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Is it Okay to Cheat? (On a Pregnancy Test)

A Patient Guide: Can You Trust an At-Home Test During Your Two-Week Wait?

The wait time to find out if you're pregnant after fertility treatment (also coined the "two week wait" or #tww) is fraught with all sorts of anxieties and emotions. The anticipation during that window of time stirs a pot of emotions that can be hard to manage, especially with the added pressure of the old adage that stress affects your fertility.

For many, the culmination of their anxiety and emotional rollercoaster ends with the penultimate moment: "THE" blood test (beta HCG level also called "beta"). These tests are usually done at their doctor's office at the start of their day which is followed by a never ending wait for the phone call with the result.

Many people opt to "cheat" and do a home pregnancy test during their two week wait, prior to finding out the results of their blood test. Why would someone do that? Well, it makes sense for a lot of reasons.

For starters, finding out that you are pregnant is an intimate and personal moment that many people have long imagined—one that likely didn't involve a phone call from a doctor or nurse.

Second, that phone call could come at a time when you're not prepared for the news. Planning for the possibility of stepping out of a conference call or meeting, or finding an empty conference room when your phone rings is an added layer of complexity—especially when you aren't prepared for the emotions that might ensue when you hear the results. So it makes sense that you might want to experience the moment when you find out if you're pregnant or not in the privacy of your own space, or on your own time.

However, before taking that test, there are a few things you should be aware of when interpreting the result—namely the possibility of false results.

  1. False negative: The pregnancy test shows a negative result, but you really are positive—this may happen if you are testing too early.
    • For a blastocyst embryo transfer, you may want to think twice before taking a urine pregnancy test before Day 7 post transfer for this reason.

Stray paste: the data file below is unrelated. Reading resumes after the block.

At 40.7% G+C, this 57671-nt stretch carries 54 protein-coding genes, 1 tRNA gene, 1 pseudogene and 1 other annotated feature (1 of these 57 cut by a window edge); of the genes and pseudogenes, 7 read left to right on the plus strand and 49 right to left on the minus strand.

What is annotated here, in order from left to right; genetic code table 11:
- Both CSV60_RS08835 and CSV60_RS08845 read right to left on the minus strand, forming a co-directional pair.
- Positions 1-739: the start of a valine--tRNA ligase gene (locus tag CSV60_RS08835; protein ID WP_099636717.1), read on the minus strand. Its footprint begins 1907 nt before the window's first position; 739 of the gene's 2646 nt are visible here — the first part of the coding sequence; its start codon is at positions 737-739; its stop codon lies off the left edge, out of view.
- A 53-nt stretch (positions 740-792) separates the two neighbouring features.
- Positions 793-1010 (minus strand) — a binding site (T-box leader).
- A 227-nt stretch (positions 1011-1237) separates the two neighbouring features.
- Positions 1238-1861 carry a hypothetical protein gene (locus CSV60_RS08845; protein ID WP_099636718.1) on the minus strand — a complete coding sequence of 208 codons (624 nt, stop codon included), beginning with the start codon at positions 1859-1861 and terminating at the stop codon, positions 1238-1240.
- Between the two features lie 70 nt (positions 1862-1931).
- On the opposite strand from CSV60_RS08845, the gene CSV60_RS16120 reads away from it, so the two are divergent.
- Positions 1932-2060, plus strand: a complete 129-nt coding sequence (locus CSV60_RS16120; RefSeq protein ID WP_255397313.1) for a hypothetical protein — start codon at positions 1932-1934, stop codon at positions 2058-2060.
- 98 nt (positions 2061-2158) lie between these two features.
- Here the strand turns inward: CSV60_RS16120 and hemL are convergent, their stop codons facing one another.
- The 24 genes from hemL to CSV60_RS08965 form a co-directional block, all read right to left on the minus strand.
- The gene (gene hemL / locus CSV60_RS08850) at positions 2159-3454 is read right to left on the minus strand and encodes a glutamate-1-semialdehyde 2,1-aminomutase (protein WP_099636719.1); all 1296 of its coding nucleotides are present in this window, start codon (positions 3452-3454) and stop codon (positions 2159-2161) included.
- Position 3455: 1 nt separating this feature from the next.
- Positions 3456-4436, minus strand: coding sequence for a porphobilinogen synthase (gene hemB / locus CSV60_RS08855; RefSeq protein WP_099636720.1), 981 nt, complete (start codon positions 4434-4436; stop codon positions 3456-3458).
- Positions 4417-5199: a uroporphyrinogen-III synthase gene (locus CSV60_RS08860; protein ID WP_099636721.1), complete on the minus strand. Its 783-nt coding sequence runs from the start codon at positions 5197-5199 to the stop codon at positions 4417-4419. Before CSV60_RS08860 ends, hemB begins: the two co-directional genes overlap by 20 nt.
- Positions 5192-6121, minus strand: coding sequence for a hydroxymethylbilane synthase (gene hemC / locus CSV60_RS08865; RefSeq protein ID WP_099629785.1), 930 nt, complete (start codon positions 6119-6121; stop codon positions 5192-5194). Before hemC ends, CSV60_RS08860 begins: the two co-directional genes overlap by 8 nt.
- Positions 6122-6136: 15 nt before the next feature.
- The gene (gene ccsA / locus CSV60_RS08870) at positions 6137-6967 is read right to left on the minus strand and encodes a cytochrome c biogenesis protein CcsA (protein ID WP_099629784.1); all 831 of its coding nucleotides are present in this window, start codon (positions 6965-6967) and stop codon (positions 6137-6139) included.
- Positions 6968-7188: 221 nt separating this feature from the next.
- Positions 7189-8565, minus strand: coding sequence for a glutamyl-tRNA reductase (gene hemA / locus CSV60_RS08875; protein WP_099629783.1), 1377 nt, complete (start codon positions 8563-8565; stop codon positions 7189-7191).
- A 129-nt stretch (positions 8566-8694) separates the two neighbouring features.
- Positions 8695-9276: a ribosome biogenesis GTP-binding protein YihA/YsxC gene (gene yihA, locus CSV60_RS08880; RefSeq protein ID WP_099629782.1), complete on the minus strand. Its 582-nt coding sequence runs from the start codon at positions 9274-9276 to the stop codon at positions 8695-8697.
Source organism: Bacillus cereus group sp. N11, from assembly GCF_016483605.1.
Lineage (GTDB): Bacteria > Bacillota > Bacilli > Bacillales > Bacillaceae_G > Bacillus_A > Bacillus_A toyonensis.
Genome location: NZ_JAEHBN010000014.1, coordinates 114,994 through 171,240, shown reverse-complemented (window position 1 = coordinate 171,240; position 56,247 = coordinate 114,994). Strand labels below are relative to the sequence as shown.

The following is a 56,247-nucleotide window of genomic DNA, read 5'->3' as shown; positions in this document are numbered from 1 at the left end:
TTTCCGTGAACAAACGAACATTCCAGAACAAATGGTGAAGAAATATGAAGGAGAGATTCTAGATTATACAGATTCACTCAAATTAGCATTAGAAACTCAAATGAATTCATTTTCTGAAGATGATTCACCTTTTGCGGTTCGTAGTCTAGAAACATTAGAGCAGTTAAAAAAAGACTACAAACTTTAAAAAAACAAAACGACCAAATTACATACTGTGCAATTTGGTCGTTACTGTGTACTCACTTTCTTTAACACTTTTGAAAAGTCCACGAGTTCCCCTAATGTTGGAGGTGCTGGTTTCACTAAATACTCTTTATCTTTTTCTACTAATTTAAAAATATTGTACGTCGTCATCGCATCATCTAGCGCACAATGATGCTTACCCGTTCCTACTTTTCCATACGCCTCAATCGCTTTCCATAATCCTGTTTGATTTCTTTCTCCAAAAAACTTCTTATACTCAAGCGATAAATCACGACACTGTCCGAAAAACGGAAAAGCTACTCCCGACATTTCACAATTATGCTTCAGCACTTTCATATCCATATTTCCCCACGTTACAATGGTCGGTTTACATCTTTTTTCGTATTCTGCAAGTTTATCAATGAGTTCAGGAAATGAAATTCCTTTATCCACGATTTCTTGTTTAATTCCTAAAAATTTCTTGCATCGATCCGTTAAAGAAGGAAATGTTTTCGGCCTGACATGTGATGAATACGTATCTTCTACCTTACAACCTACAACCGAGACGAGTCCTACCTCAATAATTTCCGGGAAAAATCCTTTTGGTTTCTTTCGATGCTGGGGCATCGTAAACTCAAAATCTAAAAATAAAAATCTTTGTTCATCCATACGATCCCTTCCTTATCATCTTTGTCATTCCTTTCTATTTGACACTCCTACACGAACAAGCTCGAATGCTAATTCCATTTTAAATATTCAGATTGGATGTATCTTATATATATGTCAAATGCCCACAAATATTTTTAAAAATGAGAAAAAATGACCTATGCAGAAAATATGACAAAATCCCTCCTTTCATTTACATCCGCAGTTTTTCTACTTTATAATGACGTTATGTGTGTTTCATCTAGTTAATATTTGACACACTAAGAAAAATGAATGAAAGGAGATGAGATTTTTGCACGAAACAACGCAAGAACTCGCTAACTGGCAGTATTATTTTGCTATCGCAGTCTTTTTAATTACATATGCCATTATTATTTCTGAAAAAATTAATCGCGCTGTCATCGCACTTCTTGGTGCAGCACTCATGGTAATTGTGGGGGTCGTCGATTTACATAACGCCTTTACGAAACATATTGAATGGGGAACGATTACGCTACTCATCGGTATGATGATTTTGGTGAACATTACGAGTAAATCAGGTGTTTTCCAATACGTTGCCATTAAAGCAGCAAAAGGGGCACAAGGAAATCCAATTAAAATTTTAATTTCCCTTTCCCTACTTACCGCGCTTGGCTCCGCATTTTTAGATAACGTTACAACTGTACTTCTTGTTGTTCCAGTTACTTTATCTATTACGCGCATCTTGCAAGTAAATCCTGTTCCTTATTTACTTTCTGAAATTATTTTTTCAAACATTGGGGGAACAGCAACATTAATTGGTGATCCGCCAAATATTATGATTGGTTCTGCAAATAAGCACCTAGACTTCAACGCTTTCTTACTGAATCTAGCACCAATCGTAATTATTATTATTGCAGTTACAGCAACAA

• Another reason could be that your pregnancy levels are positive, just low: Pregnancy tests are designed to show positive at a certain threshold or level of serum beta-HCG (BHCG) levels. IF your level is positive, but on the lower end, it may result in a negative test. Although in some cases a low serum BHCG level may be indicative of a miscarriage or tubal pregnancy, every doctor can attest to the fact that we've seen live birth and healthy babies born from low initial BHCG levels! This is why I tell patients that even if their home pregnancy test is negative, do NOT stop any of your meds until instructed to do so after the official blood test.
  2. False positive: This doesn't happen often, but is still a possibility. This more commonly happens in case where an HcG trigger has been used (in cases of ovulation induction cycle, IVF, or in some cases where a stimulated embryo transfer cycle is done).
    • The trigger shot used to induce ovulation contains the same substance that is detected in a pregnancy test. When testing too early, the test will pick up the remaining HcG which is still present from the trigger shots.
    • It's been shown that HcG from the trigger shot may give off a positive pregnancy test as long as 10-11 days after the trigger, which is why I recommend patients wait at least this long after their trigger to take a home pregnancy test, if possible, the full two-weeks post-trigger.

We respect every patient's decision to test at home, or wait for the results of the blood test, but in the event that you do test at home—regardless of what it shows—it is important to continue all prescribed medications until told otherwise by your provider.

Dr. Nidhee Sachdev

Dr. Nidhee Sachdev Dr. Nidhee Sachdev Nidhee Sachdev, MD has trained among the most prestigious and diverse medical programs in the country, including fellowship training in reproductive endocrinology and infertility at the prestigious New York University (NYU) Langone Fertility Center in New York City where she conducted research on preimplantation genetic screening (PGS) and the University of Chicago Medical Center, where she earned the academic distinction of chief resident in obstetrics and gynecology, and trained under a top recurrent pregnancy loss expert. Dr. Sachdev is passionate about providing individualized, collaborative patient care. She started her medical career right here in Orange County, earning her Doctor of Medicine at the University of California, Irvine, School of Medicine.

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